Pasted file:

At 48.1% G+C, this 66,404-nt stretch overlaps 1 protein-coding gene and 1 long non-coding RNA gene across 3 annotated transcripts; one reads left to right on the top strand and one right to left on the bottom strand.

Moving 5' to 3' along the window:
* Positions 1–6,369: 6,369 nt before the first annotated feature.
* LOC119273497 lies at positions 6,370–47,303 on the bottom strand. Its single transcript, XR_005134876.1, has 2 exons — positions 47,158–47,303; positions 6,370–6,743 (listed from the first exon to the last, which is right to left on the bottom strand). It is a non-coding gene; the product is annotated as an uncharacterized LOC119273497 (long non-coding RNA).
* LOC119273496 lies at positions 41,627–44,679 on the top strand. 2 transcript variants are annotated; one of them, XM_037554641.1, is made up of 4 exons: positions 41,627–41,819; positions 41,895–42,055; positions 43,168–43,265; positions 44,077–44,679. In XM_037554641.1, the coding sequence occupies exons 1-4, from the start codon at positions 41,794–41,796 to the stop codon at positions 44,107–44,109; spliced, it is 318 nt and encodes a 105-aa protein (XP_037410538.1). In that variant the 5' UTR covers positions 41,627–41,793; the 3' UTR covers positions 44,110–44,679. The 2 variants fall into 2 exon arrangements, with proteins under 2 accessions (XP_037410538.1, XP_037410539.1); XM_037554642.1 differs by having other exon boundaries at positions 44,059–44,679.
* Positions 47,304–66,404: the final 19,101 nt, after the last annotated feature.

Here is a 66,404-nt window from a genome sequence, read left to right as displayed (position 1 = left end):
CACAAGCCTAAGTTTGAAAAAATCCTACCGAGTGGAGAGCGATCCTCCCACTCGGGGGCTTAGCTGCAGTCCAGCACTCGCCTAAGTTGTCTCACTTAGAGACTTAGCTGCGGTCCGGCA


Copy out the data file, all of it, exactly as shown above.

At 48.1% G+C, this 66,404-nt stretch overlaps 1 protein-coding gene and 1 long non-coding RNA gene across 3 annotated transcripts; one reads left to right on the top strand and one right to left on the bottom strand.

Moving 5' to 3' along the window:
* Positions 1–6,369: 6,369 nt before the first annotated feature.
* LOC119273497 lies at positions 6,370–47,303 on the bottom strand. Its single transcript, XR_005134876.1, has 2 exons — positions 47,158–47,303; positions 6,370–6,743 (listed from the first exon to the last, which is right to left on the bottom strand). It is a non-coding gene; the product is annotated as an uncharacterized LOC119273497 (long non-coding RNA).
* LOC119273496 lies at positions 41,627–44,679 on the top strand. 2 transcript variants are annotated; one of them, XM_037554641.1, is made up of 4 exons: positions 41,627–41,819; positions 41,895–42,055; positions 43,168–43,265; positions 44,077–44,679. In XM_037554641.1, the coding sequence occupies exons 1-4, from the start codon at positions 41,794–41,796 to the stop codon at positions 44,107–44,109; spliced, it is 318 nt and encodes a 105-aa protein (XP_037410538.1). In that variant the 5' UTR covers positions 41,627–41,793; the 3' UTR covers positions 44,110–44,679. The 2 variants fall into 2 exon arrangements, with proteins under 2 accessions (XP_037410538.1, XP_037410539.1); XM_037554642.1 differs by having other exon boundaries at positions 44,059–44,679.
* Positions 47,304–66,404: the final 19,101 nt, after the last annotated feature.

Here is a 66,404-nt window from a genome sequence, read left to right as displayed (position 1 = left end):
CACAAGCCTAAGTTTGAAAAAATCCTACCGAGTGGAGAGCGATCCTCCCACTCGGGGGCTTAGCTGCAGTCCAGCACTCGCCTAAGTTGTCTCACTTAGAGACTTAGCTGCGGTCCGGCA